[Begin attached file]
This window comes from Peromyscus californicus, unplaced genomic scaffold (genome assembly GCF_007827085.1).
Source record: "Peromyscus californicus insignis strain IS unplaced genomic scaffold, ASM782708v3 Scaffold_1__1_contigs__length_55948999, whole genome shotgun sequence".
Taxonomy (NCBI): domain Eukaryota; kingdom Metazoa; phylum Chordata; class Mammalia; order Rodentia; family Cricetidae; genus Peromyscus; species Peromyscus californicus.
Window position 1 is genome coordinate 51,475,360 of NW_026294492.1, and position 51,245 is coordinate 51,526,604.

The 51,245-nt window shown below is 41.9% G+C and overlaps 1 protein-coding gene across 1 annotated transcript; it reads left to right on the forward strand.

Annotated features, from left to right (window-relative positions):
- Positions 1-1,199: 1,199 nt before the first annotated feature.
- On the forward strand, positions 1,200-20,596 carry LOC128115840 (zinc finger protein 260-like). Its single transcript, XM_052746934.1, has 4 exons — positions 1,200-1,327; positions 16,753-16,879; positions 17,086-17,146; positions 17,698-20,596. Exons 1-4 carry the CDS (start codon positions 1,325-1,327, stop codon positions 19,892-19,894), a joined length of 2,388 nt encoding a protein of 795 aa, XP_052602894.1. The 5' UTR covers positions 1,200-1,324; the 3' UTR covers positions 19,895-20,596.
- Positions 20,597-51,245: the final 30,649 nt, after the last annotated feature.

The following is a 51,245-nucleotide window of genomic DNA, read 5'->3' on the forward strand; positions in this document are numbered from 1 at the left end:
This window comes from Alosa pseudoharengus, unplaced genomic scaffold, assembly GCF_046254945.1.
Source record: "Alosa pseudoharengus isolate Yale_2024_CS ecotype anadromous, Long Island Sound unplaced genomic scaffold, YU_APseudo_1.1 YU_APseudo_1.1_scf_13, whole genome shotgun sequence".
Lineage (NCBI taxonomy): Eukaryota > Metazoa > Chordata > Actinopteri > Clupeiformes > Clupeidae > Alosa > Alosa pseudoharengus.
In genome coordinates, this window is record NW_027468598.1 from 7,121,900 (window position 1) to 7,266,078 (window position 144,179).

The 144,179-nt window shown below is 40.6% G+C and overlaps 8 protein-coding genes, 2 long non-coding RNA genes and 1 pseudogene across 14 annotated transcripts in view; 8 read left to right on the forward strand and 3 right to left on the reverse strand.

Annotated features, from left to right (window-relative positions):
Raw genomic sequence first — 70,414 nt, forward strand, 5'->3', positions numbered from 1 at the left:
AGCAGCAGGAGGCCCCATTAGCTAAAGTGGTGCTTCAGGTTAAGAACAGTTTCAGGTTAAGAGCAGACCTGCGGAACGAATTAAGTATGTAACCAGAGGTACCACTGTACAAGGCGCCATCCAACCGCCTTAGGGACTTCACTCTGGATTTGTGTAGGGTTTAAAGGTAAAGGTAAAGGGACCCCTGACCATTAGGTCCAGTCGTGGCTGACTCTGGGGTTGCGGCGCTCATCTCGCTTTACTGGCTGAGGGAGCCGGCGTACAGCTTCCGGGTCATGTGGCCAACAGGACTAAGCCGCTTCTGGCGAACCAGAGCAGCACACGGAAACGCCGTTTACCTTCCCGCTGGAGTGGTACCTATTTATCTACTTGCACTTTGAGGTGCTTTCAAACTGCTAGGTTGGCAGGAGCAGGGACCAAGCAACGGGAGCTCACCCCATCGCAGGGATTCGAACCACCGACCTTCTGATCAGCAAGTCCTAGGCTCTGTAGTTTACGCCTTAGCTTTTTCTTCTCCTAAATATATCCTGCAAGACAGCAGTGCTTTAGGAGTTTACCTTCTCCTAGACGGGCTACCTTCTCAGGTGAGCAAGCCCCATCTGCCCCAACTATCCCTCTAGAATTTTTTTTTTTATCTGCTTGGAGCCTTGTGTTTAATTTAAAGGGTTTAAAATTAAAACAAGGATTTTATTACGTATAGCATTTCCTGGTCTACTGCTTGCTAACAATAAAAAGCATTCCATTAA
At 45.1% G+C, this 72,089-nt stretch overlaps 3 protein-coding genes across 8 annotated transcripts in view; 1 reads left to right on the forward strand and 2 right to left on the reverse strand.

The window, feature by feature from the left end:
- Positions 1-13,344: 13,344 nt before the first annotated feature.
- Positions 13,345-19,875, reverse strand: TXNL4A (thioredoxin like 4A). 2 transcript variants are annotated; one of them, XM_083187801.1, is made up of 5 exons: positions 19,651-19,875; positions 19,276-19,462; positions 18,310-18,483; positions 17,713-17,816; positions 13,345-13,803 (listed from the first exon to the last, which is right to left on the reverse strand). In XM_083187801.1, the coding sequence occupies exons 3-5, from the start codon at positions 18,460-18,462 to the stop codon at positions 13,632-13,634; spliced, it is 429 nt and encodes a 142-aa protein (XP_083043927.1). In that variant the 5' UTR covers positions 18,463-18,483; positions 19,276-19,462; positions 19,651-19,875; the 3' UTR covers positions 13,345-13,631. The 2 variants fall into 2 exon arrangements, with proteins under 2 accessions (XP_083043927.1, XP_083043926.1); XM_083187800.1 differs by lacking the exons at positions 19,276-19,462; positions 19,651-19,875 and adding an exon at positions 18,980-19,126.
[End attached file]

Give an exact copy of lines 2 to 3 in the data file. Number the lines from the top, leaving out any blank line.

Source record: "Peromyscus californicus insignis strain IS unplaced genomic scaffold, ASM782708v3 Scaffold_1__1_contigs__length_55948999, whole genome shotgun sequence".
Taxonomy (NCBI): domain Eukaryota; kingdom Metazoa; phylum Chordata; class Mammalia; order Rodentia; family Cricetidae; genus Peromyscus; species Peromyscus californicus.